Freddy's to replace Burger King in Edwardsville
Freddy's Frozen Custard & Steakburgers is opening a restaurant in Edwardsville, its third location in the metro-east.
The Kansas-based fast-food chain plans to renovate the Burger King space in front of Schnucks, along Illinois 159. Burger King closed May 30.
"We have filed paperwork with the city to bring Freddy's to Edwardsville," said Nicole Gibbs, director of public relations. "We have not completed any construction contracts or anything like that. We're still in the planning and permitting stage."
Freddy's specializes in steakburgers on butter-toasted buns. Its restaurants also serve hotdogs, chicken tenders, chili, crispy shoestring fries, soft-serve cones, sundaes and concretes.
"They're great people," said Walter Williams, Edwardsville economic development director. "They're going to be a great addition to our community. They get involved in the community."
Freddy's has more than 300 locations in the United States, including one in Shiloh and one in Collinsville. Freddy Simon, who inspired the name, showed up for Shiloh's grand opening in 2016. The company was founded in 2002 by two of his sons and a partner in Wichita, Kansas.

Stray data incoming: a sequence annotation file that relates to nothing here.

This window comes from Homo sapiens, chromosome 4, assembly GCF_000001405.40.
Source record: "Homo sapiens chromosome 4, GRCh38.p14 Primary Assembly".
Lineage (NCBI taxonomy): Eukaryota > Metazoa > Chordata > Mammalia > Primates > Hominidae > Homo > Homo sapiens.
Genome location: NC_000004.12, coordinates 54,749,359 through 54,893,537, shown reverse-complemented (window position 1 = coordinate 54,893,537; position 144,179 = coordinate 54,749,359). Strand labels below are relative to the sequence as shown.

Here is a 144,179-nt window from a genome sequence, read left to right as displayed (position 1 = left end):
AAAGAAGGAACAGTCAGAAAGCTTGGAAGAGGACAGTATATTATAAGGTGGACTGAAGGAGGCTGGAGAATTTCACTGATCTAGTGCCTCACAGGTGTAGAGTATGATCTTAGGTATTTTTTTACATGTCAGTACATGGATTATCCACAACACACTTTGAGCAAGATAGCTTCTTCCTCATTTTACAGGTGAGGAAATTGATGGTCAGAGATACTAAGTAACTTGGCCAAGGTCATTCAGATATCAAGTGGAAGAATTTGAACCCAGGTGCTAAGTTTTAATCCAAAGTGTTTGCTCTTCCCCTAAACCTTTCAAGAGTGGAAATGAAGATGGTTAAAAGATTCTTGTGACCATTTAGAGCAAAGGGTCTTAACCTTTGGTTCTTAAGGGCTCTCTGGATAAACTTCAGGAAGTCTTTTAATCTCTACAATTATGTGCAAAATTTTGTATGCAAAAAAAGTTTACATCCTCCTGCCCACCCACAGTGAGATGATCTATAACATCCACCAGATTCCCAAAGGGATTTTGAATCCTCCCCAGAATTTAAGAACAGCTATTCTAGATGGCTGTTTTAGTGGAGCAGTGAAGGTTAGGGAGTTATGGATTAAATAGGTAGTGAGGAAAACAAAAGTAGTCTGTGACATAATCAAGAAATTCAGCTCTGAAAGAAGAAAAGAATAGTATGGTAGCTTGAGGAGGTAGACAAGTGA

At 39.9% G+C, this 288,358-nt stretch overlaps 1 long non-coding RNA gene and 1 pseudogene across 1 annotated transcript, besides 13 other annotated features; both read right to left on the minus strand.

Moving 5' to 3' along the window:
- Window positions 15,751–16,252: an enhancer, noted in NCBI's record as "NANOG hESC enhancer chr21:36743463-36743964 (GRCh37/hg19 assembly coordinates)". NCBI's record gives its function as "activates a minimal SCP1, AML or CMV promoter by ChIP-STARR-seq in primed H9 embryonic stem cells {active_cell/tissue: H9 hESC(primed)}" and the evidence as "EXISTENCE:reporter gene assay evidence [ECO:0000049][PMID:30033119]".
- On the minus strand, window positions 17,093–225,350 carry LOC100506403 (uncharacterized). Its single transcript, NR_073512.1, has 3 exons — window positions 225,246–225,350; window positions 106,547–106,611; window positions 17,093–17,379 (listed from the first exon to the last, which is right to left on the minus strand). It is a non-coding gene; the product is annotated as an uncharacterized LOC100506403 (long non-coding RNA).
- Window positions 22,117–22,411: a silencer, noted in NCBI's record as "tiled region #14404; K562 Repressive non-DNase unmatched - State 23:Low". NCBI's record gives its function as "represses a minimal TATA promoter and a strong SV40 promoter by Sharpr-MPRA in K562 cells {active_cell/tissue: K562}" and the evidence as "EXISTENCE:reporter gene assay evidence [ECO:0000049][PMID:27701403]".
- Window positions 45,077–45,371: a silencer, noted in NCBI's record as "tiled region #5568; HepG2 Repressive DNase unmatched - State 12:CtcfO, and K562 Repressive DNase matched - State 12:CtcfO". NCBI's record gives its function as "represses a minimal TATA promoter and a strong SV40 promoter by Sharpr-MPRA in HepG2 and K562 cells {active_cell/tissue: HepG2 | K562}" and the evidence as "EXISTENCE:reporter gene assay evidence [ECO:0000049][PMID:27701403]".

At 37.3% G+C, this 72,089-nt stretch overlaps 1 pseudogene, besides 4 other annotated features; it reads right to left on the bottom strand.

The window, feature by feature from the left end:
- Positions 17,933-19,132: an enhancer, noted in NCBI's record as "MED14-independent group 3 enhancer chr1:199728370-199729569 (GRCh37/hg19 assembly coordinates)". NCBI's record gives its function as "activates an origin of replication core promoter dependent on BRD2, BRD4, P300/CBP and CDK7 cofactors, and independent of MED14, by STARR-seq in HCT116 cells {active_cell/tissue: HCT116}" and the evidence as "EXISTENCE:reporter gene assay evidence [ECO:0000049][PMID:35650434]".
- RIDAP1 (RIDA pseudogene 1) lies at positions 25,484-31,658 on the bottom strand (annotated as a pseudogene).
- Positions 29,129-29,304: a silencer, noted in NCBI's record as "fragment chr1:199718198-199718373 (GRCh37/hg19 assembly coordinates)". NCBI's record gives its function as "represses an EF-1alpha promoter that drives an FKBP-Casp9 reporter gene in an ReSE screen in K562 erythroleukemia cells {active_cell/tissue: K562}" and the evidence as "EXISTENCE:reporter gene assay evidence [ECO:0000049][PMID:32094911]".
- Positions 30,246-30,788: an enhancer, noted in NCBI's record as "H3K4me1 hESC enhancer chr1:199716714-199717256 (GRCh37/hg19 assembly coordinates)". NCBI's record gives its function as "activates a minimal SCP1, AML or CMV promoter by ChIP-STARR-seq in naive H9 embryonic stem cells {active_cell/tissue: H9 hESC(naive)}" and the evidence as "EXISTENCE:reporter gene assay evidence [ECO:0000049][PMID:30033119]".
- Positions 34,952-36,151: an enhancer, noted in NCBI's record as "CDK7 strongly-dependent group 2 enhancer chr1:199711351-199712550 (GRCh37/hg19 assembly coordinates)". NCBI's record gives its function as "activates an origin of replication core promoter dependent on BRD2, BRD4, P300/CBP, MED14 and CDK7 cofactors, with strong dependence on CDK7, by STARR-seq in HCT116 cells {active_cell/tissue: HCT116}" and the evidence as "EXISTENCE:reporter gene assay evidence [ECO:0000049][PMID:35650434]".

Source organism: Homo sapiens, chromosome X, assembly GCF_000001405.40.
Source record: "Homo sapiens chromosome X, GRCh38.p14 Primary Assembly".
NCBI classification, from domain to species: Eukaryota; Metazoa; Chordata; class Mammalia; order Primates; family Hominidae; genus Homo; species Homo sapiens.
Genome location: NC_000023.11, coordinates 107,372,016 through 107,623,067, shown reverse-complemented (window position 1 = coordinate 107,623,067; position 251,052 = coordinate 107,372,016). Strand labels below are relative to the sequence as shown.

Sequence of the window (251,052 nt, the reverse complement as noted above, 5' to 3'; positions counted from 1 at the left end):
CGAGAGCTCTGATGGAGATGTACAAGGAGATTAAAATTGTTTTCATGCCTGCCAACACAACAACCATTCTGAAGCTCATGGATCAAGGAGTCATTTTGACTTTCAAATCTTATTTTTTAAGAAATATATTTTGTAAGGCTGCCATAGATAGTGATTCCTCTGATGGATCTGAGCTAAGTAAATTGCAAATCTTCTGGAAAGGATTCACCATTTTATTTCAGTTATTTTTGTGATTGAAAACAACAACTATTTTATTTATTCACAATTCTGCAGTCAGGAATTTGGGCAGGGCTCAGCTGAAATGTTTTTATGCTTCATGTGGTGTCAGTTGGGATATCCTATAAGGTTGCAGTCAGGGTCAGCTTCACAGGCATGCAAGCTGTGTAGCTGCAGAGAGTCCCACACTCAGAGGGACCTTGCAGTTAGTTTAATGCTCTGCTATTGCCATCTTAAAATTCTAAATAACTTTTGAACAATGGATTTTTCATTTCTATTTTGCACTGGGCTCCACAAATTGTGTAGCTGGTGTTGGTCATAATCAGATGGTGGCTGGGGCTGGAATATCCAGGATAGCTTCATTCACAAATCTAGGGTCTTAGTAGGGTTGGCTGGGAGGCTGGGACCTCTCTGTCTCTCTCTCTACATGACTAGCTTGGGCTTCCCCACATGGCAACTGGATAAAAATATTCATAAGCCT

Restaurant decor is reminiscent of ’50s soda fountains with red booths and spinner stools, diner-style tables and pendulum lighting. Walls are lined with black-and-white photos from Simon's childhood, military service and career in the beverage industry.
"If everything goes as planned, we're hoping to open (the Edwardsville location) in late 2018 or early 2019," Gibbs said.
A Burger King spokesman couldn't be reached for comment. The company's restaurants remain open in Swansea, Belleville, Collinsville, Troy, Granite City, Columbia and Scott Air Force Base.
Williams said he didn't know why the Edwardsville Burger King closed. He had planned to eat there on May 31.
"That was my go-to place," he said. "But I'll look forward to Freddy's. I'm easy. Just give me a burger."